It’s not glamorous, but I’m not embarrassed about it either. It’s simply my truth.
Admitting sugar addiction is not something you could throw out there all that long ago and be taken seriously, but now it’s been proven ad infinitum that sugar is a drug, and that some brains respond to it as if it were morphine or heroin.
There are still naysayers, some who scoff at the idea of sugar “addiction.” You know the kind. The people who think you’re not strong enough, disciplined enough, or willpowery enough to just buckle down and quit eating it.
If it were really that simple, don’t you think everyone would?
I don’t concern myself with negative-type disbelievers. I have lived this nightmare for decades. I know how very real it is for me, and others. More perhaps as my brain responds to several substances like an addict.
I have overcome all of my addictions so far. . . except this one.
January is typically a remorse-fest for sugar addicts after negotiating a debilitating holiday season that runs from Halloween through New Years. By the time January rolls around, most sugar addicts are fatter, sicker, and full of self-loathing.
But also resolve. This will be the year I kick the habit. This time, I will succeed. This will not kill me — I’m smarter than that.
Most of us develop some sort of plan of attack so we’re poised and prepared to overcome this almighty obsession. And many of us will get a foothold on “sobriety” that lasts days, weeks, even months.
Some won’t make it through the first day because of withdrawal symptoms, emotional situations or that insidious addict voice deep inside luring us back to the sweets.
I’ve have successfully strung together months — once even years — of sugar-free living. Since I still falter, I continually seek information (enlightenment), try new things (sometimes crazy), and pray (divine help would be perfect). Information is power, although for an addict, information doesn’t equal a cure.
With sugar, not only is the substance everywhere — making it hard to escape — it’s acceptable, accessible, and often pushed on you. Oh yes, the sugar pushers are as real as the drug pushers. No one wants to eat cake alone.
There are also a number of physical triggers, such as hormones, which can foster cravings for sweets, or when balanced, keep cravings at bay.
I sometimes struggle with saying no, or feeling like a freak, but my biggest roadblock is my emotions. I have a threshold for feeling my feelings and once it’s crossed, my brain starts sending me images of ice cream, a favorite candy bar, or other foods that bring me comfort. I can initially fend it off, but at some point, I will reach a place where the two points intersect and I will make the choice (although it doesn’t often feel like one) to eat something for relief.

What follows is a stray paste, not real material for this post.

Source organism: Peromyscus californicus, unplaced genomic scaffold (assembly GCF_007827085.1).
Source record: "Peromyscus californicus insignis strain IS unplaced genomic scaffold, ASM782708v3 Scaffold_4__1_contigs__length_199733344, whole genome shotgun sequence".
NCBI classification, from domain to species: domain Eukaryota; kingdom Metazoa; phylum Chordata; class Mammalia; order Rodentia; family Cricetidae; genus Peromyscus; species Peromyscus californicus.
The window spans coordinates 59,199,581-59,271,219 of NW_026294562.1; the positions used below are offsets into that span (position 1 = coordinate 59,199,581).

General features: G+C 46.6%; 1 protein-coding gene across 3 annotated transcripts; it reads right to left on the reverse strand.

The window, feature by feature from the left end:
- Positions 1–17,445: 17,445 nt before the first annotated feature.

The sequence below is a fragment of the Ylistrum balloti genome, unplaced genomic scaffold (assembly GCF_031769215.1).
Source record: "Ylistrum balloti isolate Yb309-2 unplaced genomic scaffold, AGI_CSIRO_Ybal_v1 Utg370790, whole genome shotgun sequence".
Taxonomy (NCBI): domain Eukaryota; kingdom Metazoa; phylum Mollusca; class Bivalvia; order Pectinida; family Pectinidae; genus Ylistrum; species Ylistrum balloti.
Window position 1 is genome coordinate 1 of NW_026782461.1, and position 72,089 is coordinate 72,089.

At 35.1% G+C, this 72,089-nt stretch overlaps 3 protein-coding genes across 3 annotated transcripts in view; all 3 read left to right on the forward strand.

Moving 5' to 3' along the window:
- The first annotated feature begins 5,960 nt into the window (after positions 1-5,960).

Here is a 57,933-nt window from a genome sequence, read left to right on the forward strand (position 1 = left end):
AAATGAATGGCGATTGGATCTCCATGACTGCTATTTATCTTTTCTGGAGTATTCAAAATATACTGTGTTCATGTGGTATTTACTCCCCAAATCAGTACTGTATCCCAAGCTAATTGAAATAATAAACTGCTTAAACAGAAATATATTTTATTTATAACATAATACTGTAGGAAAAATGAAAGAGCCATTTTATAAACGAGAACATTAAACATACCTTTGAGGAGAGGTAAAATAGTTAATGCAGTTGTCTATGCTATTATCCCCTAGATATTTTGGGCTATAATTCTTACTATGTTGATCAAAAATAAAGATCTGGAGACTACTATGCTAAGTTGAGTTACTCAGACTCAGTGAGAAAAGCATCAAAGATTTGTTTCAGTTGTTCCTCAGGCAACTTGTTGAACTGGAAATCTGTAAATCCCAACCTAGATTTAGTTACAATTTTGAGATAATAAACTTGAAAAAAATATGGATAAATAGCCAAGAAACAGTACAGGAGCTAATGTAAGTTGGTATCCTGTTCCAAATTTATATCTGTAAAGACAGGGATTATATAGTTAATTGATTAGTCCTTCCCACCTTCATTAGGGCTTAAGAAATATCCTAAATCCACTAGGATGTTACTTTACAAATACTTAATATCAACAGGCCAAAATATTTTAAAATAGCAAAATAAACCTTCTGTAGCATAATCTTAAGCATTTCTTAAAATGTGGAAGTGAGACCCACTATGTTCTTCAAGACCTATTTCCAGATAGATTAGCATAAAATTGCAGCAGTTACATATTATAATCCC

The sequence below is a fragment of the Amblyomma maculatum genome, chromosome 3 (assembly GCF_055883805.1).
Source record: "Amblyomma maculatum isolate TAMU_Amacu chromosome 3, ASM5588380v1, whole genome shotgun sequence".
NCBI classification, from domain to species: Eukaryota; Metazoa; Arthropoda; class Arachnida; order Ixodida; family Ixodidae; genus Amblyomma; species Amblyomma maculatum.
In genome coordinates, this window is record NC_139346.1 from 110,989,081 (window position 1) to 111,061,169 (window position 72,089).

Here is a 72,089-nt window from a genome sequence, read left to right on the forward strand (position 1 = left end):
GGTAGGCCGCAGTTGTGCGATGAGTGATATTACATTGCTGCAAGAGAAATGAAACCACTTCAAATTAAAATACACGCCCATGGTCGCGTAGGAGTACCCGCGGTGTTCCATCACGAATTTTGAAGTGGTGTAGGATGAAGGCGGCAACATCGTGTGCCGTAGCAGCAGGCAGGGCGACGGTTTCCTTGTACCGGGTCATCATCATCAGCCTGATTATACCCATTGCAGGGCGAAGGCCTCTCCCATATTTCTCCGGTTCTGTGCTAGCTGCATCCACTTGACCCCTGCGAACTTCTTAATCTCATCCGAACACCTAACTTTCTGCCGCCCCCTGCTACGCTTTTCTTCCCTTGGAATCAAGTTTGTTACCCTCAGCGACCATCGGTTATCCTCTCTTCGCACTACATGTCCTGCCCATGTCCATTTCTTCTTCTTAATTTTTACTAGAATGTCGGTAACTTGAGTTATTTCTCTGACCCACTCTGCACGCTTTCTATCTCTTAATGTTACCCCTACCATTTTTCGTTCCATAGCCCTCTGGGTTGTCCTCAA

In an effort to feel normal, I sometimes let even healthy folks give me the green light. A doctor recently suggested I not binge on spinach as it would conflict with some medicine I was taking. I snorted, responding, “Doc, I’m pretty sure no one binges on dark leafy greens. More like chocolate.” To that, he told me to eat as much of that as I wanted. Bingo. Instant permission. From a doctor no less.
Here’s what I know. My body responds to sugar like it’s king. Just the thought of it makes my heart race, my pulse quicken, and I can feel my cells opening up like a giant Venus flytrap, ready to receive the riches.
Then it takes me for a roller coaster ride. I feel immediate relief and sometime a high, followed by a headache, bellyache, brain fog and fatigue.
Oh right, I’ll remember. It’s really this. It’s not so grand after all.
The remorse sets in. Then the shame. Then the cravings. Then the other cunning behaviors that keep me eating it day after day until I jump off the sugar train while it’s still moving at full speed, practically a suicide mission.
Among the multitude of literature on the subject, “The Hunger Fix” by Pam Peeke sheds a lot of insight into this addiction. Peeke suggests sugar is a “false fix” and roadmaps how to create healthy fixes, which is what our body actually wants, craves and thrives on. The science is fascinating and validating. The tips are helpful and logical.
When I am truly clean and sober in all ways, and fueling myself with healthy life-giving foods, I feel fantastic. And I believe, as Glennon Melton writes, that “we can do hard things.” So I’ll keep trying — because I know I will beat this, and because I’m worth it.
This column was published in The Journal on Sunday, January 11.